} catch (UnsupportedEncodingException e) {
            throw new IllegalStateException(e); // Cannot happen with UTF-8 encoding.
        }
    }

    public static void main(String[] args) {
        System.out.println(decodeQueryString("&&&"));
        System.out.println(decodeQueryString("&&&a=b"));
        System.out.println(decodeQueryString("a=b&c=%26%25==&utf8=%E2%9C%93"));
        System.out.println(decodeQueryString("latin1=%FC"));
    }
}

I don't know why you prefer to do the parsing in a single pass. That would be possible, but the single-pass code must then behave exactly like the above code. Furthermore, since this part of the code is probably not the bottleneck, there is no point in optimizing it for execution speed instead of readability.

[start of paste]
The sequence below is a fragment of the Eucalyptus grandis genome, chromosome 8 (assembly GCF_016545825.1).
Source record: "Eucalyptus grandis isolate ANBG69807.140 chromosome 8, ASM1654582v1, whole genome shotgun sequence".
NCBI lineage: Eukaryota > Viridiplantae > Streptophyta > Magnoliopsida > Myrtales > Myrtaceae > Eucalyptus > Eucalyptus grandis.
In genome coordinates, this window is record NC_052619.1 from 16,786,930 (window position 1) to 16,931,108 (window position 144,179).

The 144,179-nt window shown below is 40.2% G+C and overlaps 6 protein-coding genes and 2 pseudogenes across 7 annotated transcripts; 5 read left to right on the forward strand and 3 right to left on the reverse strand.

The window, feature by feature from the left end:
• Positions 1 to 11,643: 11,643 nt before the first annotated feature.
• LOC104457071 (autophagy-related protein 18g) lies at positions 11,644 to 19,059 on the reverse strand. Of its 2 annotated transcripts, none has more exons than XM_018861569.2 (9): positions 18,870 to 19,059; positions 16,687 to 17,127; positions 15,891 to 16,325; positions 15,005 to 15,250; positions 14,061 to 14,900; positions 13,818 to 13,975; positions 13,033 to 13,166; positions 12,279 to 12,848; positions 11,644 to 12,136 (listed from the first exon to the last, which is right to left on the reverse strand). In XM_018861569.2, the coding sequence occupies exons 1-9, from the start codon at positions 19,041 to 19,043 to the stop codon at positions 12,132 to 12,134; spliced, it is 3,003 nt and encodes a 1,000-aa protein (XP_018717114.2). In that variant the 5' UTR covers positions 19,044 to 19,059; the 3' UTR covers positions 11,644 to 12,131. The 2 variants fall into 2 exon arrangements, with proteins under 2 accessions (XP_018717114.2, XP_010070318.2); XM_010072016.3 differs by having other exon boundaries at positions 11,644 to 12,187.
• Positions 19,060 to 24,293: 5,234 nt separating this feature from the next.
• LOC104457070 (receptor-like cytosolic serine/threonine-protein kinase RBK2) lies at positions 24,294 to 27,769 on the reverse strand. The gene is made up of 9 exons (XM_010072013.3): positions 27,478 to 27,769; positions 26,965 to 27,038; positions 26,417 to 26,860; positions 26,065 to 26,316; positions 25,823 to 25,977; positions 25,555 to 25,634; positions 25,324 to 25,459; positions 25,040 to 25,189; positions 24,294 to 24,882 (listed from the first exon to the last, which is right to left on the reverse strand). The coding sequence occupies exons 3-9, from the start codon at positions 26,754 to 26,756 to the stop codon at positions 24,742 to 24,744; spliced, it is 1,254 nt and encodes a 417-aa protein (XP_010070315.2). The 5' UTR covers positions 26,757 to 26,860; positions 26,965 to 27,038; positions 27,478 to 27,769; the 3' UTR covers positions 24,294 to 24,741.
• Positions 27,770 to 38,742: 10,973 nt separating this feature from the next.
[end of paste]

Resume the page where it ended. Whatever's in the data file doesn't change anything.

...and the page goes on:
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  • \$\begingroup\$ Why do you decode the key and value separately instead of decoding the whole query ? It may be more efficient. \$\endgroup\$ – gervais.b Sep 13 '17 at 13:55
  • \$\begingroup\$ But it would be wrong. If the URL contains %26 anywhere, it would become ambiguous. See the third test case. \$\endgroup\$ – Roland Illig Sep 13 '17 at 13:56
  • 1
    \$\begingroup\$ @gervais.b To support what RolandIllig wrote, the standard explicitly says that it is wrong to decode before splitting up the URL for exactly the reason he has given: tools.ietf.org/html/rfc3986#section-2.4 \$\endgroup\$ – pkeller Nov 29 '18 at 11:09